Transparent conductive electrodes (TCEs) are essential components of optoelectronic devices such as LEDs, LCDs, touchscreens and solar cells. TCEs are typically comprised of an indium tin oxide (ITO) film. However, due to the increasing scarcity of indium, the search for an alternative earth-abundant-element based TCEs has become an important endeavour in optoelectronics research.
A team at the Centre for Organic Photonics & Electronics (COPE) supported by the Australian Centre for Advanced Photovoltaics has taken this opportunity to develop an alternative TCE that approaches the performance of ITO.
“Because of the brittleness and lack of mechanical flexibility of ITO, ITO is not the TCE of choice for manufacturing low-cost flexible organic solar cells,” said Dr Hellen Jin, lead COPE author of this research. “Graphene TCEs are a promising alternative to ITO as they are flexible, robust, conductive and transparent. Our research has pursued its application in organic solar cells and found its potential for lightweight and flexible solar power.”
Together with colleagues at the Chinese Academy of Sciences’ Shenyang National Laboratory for Materials Science, the team has developed graphene sheet-based TCEs that can be flexible, made from inexpensive and abundant carbon sources, and used for organic solar cells.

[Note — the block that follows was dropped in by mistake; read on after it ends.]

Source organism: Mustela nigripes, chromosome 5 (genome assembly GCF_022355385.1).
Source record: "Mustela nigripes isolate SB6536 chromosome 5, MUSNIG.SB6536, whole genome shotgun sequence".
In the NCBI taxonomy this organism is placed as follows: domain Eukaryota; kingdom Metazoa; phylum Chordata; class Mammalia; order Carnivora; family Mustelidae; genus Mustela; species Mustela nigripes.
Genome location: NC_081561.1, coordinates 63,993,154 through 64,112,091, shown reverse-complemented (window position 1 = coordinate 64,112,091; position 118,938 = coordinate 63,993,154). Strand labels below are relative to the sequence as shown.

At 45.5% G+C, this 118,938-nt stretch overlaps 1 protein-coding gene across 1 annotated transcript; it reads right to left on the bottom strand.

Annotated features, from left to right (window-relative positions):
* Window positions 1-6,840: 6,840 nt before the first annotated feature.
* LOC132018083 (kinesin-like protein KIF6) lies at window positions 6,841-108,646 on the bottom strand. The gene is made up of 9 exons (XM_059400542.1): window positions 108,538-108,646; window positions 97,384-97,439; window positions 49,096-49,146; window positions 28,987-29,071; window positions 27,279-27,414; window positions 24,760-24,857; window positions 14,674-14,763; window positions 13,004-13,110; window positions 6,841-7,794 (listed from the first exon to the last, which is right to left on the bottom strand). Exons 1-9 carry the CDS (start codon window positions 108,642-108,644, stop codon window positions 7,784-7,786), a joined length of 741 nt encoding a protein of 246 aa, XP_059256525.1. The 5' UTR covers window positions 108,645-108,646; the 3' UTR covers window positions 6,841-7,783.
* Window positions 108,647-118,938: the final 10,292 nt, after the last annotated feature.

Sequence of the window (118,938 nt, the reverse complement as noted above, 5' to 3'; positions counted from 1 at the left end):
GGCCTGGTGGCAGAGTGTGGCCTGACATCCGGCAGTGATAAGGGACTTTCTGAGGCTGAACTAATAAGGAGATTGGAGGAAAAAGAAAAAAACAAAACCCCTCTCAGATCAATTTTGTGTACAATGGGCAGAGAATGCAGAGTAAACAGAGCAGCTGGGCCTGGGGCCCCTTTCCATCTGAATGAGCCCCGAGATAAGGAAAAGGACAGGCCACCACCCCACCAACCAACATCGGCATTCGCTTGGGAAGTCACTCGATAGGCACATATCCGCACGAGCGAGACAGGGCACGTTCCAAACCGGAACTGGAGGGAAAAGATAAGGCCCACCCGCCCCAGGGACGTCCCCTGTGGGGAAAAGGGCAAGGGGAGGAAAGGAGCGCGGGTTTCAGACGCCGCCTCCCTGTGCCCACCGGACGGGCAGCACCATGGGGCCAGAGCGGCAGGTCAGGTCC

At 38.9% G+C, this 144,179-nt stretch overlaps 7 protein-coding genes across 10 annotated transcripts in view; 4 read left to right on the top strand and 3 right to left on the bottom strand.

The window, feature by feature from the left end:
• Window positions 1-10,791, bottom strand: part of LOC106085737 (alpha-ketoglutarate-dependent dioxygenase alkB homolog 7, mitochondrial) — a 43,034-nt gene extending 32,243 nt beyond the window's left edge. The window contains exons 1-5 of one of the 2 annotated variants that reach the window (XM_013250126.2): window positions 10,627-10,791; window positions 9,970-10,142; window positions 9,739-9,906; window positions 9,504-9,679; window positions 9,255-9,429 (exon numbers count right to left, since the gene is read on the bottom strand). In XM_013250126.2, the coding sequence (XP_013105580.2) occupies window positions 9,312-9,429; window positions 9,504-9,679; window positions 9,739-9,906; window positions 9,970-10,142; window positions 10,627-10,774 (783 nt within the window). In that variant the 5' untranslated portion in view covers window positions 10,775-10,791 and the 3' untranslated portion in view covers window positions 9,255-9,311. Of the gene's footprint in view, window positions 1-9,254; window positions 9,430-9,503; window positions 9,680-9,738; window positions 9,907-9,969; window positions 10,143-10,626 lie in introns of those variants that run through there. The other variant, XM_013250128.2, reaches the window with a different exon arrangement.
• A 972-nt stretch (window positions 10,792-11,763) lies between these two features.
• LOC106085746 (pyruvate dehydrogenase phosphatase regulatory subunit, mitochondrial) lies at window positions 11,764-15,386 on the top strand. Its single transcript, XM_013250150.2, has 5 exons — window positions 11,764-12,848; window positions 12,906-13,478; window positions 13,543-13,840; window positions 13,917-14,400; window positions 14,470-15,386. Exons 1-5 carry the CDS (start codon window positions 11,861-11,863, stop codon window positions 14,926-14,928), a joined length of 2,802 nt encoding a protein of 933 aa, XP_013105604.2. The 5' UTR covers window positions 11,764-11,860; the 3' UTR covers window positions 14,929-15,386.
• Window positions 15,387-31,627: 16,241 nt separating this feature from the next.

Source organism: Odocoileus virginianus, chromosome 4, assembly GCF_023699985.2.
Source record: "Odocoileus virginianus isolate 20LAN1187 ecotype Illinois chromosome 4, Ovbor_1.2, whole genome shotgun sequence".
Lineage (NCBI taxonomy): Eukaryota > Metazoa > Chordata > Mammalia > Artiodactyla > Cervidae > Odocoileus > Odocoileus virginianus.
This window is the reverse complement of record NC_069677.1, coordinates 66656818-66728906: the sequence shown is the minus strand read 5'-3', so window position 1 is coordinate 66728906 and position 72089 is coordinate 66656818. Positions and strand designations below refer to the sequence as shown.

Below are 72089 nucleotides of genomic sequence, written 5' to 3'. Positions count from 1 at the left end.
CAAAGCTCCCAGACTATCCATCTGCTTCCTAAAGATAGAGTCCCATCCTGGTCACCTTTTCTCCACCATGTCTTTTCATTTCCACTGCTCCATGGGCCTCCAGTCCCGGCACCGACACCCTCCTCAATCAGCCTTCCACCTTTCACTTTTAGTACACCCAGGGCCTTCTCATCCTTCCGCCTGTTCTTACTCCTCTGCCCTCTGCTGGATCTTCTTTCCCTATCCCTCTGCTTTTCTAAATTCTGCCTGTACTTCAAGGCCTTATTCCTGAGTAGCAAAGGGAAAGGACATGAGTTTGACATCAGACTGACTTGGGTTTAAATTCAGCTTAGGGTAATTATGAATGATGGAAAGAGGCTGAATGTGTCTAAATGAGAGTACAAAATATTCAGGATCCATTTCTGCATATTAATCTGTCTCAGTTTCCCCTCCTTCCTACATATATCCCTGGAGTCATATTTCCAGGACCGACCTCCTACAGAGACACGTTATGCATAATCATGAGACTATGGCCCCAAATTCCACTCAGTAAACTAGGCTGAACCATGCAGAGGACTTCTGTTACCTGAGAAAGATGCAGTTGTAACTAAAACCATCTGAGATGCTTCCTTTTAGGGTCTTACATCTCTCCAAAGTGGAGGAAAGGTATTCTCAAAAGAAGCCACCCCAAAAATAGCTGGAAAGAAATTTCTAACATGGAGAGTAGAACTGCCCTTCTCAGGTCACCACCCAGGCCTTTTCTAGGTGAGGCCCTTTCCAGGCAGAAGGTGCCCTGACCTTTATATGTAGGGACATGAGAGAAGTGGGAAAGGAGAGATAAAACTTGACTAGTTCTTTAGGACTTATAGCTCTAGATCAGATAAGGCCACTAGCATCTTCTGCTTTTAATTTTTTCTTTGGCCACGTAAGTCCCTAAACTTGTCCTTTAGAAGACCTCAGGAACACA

“Combining the graphene expertise at the Chinese Academy of Sciences with the advanced knowledge and skills of COPE in organic photovoltaics, and the support of comprehensive measurement techniques of ANFF-Q, has enabled the project to achieve tremendous outcomes from the project,” said Hellen.
“Our results provide the first steps in a pathway to solving the common problems associated with the large surface roughness, low work function and high cost of graphene TCEs, as well as the brittleness of ITO. Our aim is to develop the application of graphene TCEs in organic solar cells and open the opportunity for its industrialisation in flexible and potentially wearable solar power.”